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Circle of Lies

  by Paul J. Teague

(about 282 pages)
total words
of all the books in our library
of all the books in our library
passive voice
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all adverbs
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of all the books in our library
of all the books in our library

clippings from this book

We’ve analyzed hundreds of millions of words, from thousands of different authors, training our linguistic models to recognize the most vivid words in the English language… the words that create the most intense sensory experiences: colors, textures, sounds, flavors, and aromas.

Based on our analysis, we’ve scanned through the pages of this book to find the two pages at the extremes, both the most-passive and the most-vivid pages, so that you can compare them side-by-side and see the difference:

what we achieved from the visit,’ Steven Terry interjected. ‘I’m as certain as I can be that you’re right about Harvey Turnbull’s death; I don’t believe it was suicide.’ ‘I don’t want to insult you, Steven, but there’s not a lot of fact to base that theory on. It’s just speculation on your part. We might just as well read the tea leaves.’ Charlotte found Will’s dismissive attitude of Steven Terry to be grating. She liked the man and believed he had some sort of talent or ability. Will hadn’t seen the context in which he’d discovered Fred Walker’s body. She couldn’t begin to explain what it was that Steven Terry did, or how he did it, but she was certain there was something there. Will’s cynicism didn’t help. ‘I get this all the time. Will, it doesn’t trouble me that you struggle to accept what I’m saying. I would just ask that you keep an open mind. If what I’m saying is correct—and I believe it isthen it could place a number of people in a lot of danger.’ Charlotte didn’t want to discuss the details of their own situation in the back of a police car. Steven Terry knew she and Will were hiding something. That was why she was so convinced he was for real. She daren’t share their history with him, when they didn’t know whether he could be trusted. But she’d seen things that Will hadn’t; he’d be less sceptical if he wasn’t the kitchen knife on the edge of the emptied tea chest so she could put out her hands to steady herself as he stepped over the heaped pile of papers. She couldn’t see any signs of gnawing or chewing; perhaps the sound she’d heard was just one of the tea chests falling to the ground? There was a movement directly ahead of her, and the sound of breathing. Something big was in the corner, much bigger than a mouse or a rat. It moved under the legs of a table. Charlotte turned quickly in the darkness, holding her breath in terror. She slid on the papers, desperately trying to find her footing, then fell, striking her head on a piece of furniture that jutted out. With a sob of fear, she scrambled to get up. She had to get out of there. As her hands fumbled to find something to haul herself up with, she sensed movement behind her, then the touch of a cold, human hand. She gasped as she turned around and saw a man grabbing hold of her. Charlotte remembered the kitchen knife, but it wasn’t within reach. She banged at the tea chest next to her head in the hope that it might shake the weapon from where she’d put it down, but instead of dropping to the floor it fell inside the wooden container. ‘Leave me alone,’ she shouted at the man, who was now trying to place his hands over her mouth to silence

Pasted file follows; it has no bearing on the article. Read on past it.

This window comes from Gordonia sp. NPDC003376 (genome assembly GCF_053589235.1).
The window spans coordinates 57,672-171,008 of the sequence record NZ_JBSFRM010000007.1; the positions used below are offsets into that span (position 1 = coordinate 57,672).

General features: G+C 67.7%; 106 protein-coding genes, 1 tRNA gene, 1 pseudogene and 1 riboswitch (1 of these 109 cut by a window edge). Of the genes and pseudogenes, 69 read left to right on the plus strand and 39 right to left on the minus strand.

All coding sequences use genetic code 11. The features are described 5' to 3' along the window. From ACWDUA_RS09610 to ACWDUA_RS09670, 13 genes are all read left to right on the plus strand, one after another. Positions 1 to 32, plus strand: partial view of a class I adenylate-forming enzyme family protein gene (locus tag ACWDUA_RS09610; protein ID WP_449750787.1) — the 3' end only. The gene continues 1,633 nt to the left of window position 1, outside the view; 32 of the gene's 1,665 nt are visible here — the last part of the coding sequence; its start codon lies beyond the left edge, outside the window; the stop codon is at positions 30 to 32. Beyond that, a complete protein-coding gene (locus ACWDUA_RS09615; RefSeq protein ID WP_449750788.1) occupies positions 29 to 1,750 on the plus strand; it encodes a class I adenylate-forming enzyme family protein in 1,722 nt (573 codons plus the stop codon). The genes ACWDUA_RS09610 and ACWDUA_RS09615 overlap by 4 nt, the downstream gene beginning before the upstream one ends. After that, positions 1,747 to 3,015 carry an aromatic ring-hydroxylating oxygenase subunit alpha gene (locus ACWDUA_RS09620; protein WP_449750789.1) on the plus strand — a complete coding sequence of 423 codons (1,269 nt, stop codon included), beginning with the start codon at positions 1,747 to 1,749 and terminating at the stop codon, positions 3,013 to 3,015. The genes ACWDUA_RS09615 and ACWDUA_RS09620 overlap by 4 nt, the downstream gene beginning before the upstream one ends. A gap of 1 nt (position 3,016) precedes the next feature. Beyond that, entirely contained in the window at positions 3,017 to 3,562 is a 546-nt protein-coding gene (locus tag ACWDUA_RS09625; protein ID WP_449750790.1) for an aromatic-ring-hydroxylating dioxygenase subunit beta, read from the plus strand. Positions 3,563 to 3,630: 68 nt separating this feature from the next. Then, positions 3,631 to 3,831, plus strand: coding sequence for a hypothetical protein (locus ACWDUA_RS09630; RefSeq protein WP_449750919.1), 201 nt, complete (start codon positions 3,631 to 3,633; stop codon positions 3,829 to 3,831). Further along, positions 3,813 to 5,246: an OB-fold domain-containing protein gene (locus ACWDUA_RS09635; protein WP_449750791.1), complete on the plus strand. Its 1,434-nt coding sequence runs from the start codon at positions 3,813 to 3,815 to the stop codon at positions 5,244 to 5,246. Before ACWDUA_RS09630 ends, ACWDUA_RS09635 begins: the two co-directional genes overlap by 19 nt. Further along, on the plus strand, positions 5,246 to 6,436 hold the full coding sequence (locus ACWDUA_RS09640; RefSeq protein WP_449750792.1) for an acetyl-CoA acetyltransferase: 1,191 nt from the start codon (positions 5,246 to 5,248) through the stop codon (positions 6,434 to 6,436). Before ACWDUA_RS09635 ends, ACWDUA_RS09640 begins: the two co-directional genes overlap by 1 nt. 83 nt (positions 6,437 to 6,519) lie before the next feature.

emotional story arc

Click anywhere on the chart to see the most significant emotional words — both positive & negative — from the corresponding section of the text…
This chart visualizes the the shifting emotional balance for the arc of this story, based on the emotional strength of the words in the prose, using techniques pioneered by the UVM Computational Story Lab. To create this story arc, we divided the complete manuscript text into 50 equal-sized chunks, each with 1408.34 words, and then we scored each section by counting the number of strongly-emotional words, both positive and negative. The bars in the chart move downward whenever there’s conflict and sadness, and they move upward when conflicts are resolved, or when the characters are happy and content. The size of each bar represents the positive or negative word-count of that section.

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